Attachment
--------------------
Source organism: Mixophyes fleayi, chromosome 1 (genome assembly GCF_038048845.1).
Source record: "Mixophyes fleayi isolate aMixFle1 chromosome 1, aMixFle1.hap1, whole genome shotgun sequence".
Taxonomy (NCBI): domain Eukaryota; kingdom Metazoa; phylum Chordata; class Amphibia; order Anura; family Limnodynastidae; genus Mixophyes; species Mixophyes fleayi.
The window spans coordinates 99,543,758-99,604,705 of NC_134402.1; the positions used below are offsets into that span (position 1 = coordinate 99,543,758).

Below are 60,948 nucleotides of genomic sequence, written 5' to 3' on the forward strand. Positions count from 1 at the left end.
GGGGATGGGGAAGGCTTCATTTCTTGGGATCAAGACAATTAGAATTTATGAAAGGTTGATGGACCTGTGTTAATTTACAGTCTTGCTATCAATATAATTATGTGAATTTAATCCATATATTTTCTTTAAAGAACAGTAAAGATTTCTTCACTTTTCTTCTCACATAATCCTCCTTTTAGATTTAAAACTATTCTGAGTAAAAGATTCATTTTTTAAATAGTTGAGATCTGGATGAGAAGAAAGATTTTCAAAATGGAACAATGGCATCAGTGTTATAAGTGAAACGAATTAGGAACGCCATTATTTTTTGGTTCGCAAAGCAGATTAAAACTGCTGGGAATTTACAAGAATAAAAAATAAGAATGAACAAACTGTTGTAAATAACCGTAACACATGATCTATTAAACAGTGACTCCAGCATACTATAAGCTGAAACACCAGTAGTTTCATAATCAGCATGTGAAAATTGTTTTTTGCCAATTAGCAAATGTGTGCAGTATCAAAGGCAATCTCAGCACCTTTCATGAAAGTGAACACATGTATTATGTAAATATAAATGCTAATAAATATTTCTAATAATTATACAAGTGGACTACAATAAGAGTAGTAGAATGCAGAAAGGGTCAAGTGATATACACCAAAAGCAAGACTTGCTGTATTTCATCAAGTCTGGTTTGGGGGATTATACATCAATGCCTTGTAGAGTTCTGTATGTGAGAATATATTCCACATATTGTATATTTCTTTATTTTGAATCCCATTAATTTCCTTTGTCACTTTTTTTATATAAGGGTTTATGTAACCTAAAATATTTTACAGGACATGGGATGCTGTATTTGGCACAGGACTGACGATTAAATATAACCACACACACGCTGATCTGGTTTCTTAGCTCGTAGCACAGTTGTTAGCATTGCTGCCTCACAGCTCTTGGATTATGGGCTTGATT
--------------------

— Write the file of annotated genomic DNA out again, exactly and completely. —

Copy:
Source organism: Mixophyes fleayi, chromosome 1 (genome assembly GCF_038048845.1).
Source record: "Mixophyes fleayi isolate aMixFle1 chromosome 1, aMixFle1.hap1, whole genome shotgun sequence".
Taxonomy (NCBI): domain Eukaryota; kingdom Metazoa; phylum Chordata; class Amphibia; order Anura; family Limnodynastidae; genus Mixophyes; species Mixophyes fleayi.
The window spans coordinates 99,543,758-99,604,705 of NC_134402.1; the positions used below are offsets into that span (position 1 = coordinate 99,543,758).

Below are 60,948 nucleotides of genomic sequence, written 5' to 3' on the forward strand. Positions count from 1 at the left end.
GGGGATGGGGAAGGCTTCATTTCTTGGGATCAAGACAATTAGAATTTATGAAAGGTTGATGGACCTGTGTTAATTTACAGTCTTGCTATCAATATAATTATGTGAATTTAATCCATATATTTTCTTTAAAGAACAGTAAAGATTTCTTCACTTTTCTTCTCACATAATCCTCCTTTTAGATTTAAAACTATTCTGAGTAAAAGATTCATTTTTTAAATAGTTGAGATCTGGATGAGAAGAAAGATTTTCAAAATGGAACAATGGCATCAGTGTTATAAGTGAAACGAATTAGGAACGCCATTATTTTTTGGTTCGCAAAGCAGATTAAAACTGCTGGGAATTTACAAGAATAAAAAATAAGAATGAACAAACTGTTGTAAATAACCGTAACACATGATCTATTAAACAGTGACTCCAGCATACTATAAGCTGAAACACCAGTAGTTTCATAATCAGCATGTGAAAATTGTTTTTTGCCAATTAGCAAATGTGTGCAGTATCAAAGGCAATCTCAGCACCTTTCATGAAAGTGAACACATGTATTATGTAAATATAAATGCTAATAAATATTTCTAATAATTATACAAGTGGACTACAATAAGAGTAGTAGAATGCAGAAAGGGTCAAGTGATATACACCAAAAGCAAGACTTGCTGTATTTCATCAAGTCTGGTTTGGGGGATTATACATCAATGCCTTGTAGAGTTCTGTATGTGAGAATATATTCCACATATTGTATATTTCTTTATTTTGAATCCCATTAATTTCCTTTGTCACTTTTTTTATATAAGGGTTTATGTAACCTAAAATATTTTACAGGACATGGGATGCTGTATTTGGCACAGGACTGACGATTAAATATAACCACACACACGCTGATCTGGTTTCTTAGCTCGTAGCACAGTTGTTAGCATTGCTGCCTCACAGCTCTTGGATTATGGGCTTGATT